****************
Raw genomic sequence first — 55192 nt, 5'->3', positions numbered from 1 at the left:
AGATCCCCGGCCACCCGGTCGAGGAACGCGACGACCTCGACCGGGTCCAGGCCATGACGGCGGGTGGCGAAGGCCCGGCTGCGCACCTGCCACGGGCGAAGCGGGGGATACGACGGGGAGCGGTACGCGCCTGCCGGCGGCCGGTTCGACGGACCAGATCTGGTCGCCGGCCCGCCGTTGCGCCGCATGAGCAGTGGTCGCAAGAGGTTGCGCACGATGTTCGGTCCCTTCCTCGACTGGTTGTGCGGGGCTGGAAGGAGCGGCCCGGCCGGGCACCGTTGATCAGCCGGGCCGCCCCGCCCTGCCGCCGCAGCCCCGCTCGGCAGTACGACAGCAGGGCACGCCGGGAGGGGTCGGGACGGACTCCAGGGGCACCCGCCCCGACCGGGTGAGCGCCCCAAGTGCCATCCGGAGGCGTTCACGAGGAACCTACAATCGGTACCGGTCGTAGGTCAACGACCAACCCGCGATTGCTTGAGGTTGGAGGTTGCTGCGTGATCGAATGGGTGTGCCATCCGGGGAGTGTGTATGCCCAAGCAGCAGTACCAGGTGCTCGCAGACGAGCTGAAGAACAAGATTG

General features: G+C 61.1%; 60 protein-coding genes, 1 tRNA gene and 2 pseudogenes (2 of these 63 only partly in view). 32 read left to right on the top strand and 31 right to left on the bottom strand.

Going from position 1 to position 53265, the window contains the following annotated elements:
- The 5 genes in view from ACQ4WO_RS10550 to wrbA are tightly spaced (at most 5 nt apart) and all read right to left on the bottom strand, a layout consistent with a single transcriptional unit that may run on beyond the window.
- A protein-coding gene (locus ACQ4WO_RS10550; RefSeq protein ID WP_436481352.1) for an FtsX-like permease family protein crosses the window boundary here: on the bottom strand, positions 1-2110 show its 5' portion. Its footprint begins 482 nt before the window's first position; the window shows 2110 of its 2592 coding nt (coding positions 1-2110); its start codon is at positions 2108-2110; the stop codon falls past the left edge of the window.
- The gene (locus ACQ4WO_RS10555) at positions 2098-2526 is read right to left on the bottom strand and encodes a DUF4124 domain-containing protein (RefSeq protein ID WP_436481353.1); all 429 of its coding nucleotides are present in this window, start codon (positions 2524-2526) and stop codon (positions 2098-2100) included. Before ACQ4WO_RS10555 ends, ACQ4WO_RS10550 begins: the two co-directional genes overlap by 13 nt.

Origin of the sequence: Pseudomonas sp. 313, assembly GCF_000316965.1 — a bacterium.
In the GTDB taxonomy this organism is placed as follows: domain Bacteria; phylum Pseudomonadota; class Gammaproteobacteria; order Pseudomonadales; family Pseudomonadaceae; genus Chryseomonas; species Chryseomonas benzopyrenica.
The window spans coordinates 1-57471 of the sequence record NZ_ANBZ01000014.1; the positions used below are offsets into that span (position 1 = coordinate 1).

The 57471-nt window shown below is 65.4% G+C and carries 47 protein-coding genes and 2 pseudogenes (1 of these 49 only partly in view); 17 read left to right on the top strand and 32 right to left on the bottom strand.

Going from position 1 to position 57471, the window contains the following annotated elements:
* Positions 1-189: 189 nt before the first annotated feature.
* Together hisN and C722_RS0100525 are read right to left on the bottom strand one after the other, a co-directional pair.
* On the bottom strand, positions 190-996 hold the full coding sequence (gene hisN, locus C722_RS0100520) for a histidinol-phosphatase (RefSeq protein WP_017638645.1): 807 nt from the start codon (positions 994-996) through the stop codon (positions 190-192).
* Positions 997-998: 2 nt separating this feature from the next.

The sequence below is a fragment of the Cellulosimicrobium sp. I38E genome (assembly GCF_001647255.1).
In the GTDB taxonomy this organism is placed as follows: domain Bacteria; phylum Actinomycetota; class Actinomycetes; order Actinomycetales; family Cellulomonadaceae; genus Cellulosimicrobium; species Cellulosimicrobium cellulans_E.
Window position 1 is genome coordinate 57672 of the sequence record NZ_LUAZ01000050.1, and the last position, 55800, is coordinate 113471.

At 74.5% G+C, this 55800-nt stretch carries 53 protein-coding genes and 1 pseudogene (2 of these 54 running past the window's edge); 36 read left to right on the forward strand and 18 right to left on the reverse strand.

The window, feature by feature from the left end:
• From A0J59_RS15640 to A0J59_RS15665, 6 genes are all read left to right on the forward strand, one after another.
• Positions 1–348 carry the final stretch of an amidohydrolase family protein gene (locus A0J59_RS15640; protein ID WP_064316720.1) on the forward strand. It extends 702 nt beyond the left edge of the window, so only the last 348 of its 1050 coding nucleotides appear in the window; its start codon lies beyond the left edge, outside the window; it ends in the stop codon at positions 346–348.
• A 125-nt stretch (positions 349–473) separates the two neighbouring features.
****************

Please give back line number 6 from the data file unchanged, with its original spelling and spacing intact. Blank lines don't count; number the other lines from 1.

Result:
- A protein-coding gene (locus ACQ4WO_RS10550; RefSeq protein ID WP_436481352.1) for an FtsX-like permease family protein crosses the window boundary here: on the bottom strand, positions 1-2110 show its 5' portion. Its footprint begins 482 nt before the window's first position; the window shows 2110 of its 2592 coding nt (coding positions 1-2110); its start codon is at positions 2108-2110; the stop codon falls past the left edge of the window.